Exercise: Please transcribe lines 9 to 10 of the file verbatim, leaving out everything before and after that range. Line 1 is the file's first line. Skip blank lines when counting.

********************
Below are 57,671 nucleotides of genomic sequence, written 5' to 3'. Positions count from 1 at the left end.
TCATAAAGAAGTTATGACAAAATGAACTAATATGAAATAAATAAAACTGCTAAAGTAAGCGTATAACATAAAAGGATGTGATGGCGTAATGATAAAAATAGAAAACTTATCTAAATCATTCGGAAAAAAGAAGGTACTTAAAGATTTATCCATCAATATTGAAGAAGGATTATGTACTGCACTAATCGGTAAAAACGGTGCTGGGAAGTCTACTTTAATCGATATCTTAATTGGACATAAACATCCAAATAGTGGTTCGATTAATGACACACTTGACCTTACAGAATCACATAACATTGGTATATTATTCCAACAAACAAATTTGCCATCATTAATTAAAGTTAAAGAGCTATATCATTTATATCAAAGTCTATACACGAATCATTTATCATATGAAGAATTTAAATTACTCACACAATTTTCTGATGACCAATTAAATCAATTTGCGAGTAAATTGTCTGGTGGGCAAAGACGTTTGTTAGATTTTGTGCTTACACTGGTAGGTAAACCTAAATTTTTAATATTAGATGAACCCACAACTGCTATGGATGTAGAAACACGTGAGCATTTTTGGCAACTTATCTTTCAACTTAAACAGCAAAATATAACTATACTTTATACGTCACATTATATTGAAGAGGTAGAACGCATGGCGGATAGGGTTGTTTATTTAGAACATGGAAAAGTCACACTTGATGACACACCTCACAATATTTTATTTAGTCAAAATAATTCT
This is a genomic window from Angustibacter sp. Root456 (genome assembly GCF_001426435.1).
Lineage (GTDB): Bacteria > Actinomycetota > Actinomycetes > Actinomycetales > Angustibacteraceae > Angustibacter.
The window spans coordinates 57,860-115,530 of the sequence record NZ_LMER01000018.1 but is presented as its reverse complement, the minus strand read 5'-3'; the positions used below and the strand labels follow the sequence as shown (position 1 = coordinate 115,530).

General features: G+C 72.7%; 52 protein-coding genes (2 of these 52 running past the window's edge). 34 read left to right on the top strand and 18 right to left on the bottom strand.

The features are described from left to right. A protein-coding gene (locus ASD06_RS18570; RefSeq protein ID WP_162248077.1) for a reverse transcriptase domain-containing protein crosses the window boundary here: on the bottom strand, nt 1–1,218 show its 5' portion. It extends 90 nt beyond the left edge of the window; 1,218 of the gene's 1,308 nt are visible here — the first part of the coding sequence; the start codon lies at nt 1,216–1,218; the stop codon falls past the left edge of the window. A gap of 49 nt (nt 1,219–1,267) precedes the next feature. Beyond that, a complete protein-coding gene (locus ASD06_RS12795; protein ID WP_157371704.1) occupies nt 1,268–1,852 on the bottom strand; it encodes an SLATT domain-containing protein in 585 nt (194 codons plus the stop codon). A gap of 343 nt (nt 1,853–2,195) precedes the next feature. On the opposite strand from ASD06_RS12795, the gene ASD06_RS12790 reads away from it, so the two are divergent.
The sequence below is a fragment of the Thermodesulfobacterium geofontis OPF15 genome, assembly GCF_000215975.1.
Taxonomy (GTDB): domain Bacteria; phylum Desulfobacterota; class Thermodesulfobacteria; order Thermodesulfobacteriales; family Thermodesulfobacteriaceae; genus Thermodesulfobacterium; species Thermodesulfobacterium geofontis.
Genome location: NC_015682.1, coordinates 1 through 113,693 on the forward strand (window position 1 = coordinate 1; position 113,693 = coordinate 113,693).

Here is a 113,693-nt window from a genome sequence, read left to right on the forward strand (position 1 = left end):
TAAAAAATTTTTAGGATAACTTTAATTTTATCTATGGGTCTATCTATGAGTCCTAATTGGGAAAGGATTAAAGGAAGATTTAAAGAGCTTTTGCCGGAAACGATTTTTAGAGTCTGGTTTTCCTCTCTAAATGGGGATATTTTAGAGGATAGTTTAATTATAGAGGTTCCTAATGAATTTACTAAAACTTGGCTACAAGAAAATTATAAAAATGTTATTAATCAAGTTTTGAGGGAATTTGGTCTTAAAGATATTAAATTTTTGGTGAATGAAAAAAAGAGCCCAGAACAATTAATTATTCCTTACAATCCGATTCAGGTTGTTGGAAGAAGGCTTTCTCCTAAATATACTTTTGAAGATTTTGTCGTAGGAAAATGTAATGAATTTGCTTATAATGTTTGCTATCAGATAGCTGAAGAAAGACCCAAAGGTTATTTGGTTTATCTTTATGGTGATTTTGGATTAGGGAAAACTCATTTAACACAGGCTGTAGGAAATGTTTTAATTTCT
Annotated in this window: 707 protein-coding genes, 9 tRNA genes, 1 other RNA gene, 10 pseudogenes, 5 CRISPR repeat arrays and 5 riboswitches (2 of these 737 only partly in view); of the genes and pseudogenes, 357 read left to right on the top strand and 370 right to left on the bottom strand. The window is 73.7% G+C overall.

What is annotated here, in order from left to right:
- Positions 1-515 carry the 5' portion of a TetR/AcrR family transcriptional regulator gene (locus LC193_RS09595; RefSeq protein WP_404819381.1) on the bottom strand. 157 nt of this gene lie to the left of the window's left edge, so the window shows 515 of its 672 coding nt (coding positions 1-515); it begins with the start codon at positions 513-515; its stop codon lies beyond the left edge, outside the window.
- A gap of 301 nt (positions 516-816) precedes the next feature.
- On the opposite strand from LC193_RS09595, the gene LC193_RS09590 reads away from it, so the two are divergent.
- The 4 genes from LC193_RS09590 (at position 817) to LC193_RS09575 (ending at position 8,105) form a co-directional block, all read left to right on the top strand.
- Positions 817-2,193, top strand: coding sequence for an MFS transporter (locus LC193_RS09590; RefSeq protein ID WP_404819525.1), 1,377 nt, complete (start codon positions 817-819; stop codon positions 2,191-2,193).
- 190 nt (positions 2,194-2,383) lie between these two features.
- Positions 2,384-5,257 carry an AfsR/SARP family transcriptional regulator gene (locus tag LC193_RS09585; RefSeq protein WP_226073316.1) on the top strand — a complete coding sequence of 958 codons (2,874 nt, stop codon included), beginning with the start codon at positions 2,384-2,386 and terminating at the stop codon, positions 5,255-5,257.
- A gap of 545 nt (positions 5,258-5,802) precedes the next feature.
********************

Taxonomy (GTDB): domain Bacteria; phylum Desulfobacterota; class Thermodesulfobacteria; order Thermodesulfobacteriales; family Thermodesulfobacteriaceae; genus Thermodesulfobacterium; species Thermodesulfobacterium geofontis.
Genome location: NC_015682.1, coordinates 1 through 113,693 on the forward strand (window position 1 = coordinate 1; position 113,693 = coordinate 113,693).